Soldiers and Sailors Database

The Civil War Soldiers and Sailors System (CWSS) is a database containing information about the men who served in the Union and Confederate armies during the Civil War. Other information on the site includes histories of Union and Confederate regiments, links to descriptions of significant battles, and selected lists of prisoner-of-war records and cemetery records, which will be amended over time. The CWSS is a cooperative effort between the National Park Service and several public and private partners whose goal is to increase Americans' understanding of this decisive era in American history by making information about it widely accessible.
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Browse People

  • Photo of Confederate Private Edwin Jemison.


    Search the service records of over 6 million men, blue and gray, who served in the Civil War.

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  • Photo of unidentified African American sailor in Union uniform.


    See a list of 18,000 African American sailors that served in the Civil War.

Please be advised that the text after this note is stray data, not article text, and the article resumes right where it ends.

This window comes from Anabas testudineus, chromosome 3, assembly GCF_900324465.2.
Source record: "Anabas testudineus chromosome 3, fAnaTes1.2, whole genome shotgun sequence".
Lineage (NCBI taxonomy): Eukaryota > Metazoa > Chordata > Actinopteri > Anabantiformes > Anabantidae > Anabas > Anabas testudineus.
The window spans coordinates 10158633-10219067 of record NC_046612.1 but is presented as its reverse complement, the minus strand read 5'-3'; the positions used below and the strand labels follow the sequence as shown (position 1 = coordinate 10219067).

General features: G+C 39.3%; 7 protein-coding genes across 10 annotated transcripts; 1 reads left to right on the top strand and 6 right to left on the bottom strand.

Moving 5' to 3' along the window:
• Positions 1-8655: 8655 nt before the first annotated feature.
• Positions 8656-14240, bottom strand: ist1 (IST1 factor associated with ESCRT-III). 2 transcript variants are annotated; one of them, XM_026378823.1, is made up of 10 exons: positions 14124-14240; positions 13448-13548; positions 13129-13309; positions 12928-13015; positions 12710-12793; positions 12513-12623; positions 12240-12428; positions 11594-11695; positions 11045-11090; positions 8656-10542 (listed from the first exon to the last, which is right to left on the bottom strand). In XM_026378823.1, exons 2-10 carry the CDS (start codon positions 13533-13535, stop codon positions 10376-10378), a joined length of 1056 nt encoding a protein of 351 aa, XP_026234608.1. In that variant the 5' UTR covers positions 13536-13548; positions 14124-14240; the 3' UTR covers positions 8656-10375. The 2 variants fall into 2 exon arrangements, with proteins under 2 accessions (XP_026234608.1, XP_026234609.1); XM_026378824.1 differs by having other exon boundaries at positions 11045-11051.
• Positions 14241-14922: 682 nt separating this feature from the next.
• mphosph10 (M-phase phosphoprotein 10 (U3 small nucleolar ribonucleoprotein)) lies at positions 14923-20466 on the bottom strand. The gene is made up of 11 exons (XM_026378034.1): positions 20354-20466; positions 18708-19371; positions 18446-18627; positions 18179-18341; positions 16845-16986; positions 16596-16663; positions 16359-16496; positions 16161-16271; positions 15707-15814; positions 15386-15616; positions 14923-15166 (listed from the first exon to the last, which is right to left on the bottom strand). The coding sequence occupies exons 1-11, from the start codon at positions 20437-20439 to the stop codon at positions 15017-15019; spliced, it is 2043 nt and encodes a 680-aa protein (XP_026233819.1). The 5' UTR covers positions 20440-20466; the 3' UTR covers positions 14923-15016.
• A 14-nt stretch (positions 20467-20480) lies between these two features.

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  • Wartime photo of Union regiment of African American soldiers.


    Search unit histories of over 4,000 Union and Confederate regiments.

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  • Image of Soldiers’ National Cemetery in Gettysburg.


    The National Park Service manages 14 National Cemeteries, all but one of which is linked to a Civil War battlefield park.

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  • Painting of Confederate troops at Fort Darling firing on Union gunboats in the James River.


    Of the 10,500 armed conflicts that occurred during the Civil War, nearly 400 were identified as the principal battles.

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  • Painting of prisoners and guards at Andersonville prison camp.


    Check the lists of the Confederate prisoners held at Fort McHenry and the Union troops kept at Andersonville prison camp.

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  • Close up image of a Civil War Medal of Honor.

    Medals of Honor

    Over 1,500 Medals of Honor were awarded to soldiers and sailors who “distinguish[ed] themselves by their gallantry.”

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  • Modern photo of a monument at Antietam National Battlefield


    Larger-than-life soldiers made of granite and bronze are hard to ignore, which is, of course, what their makers intended.

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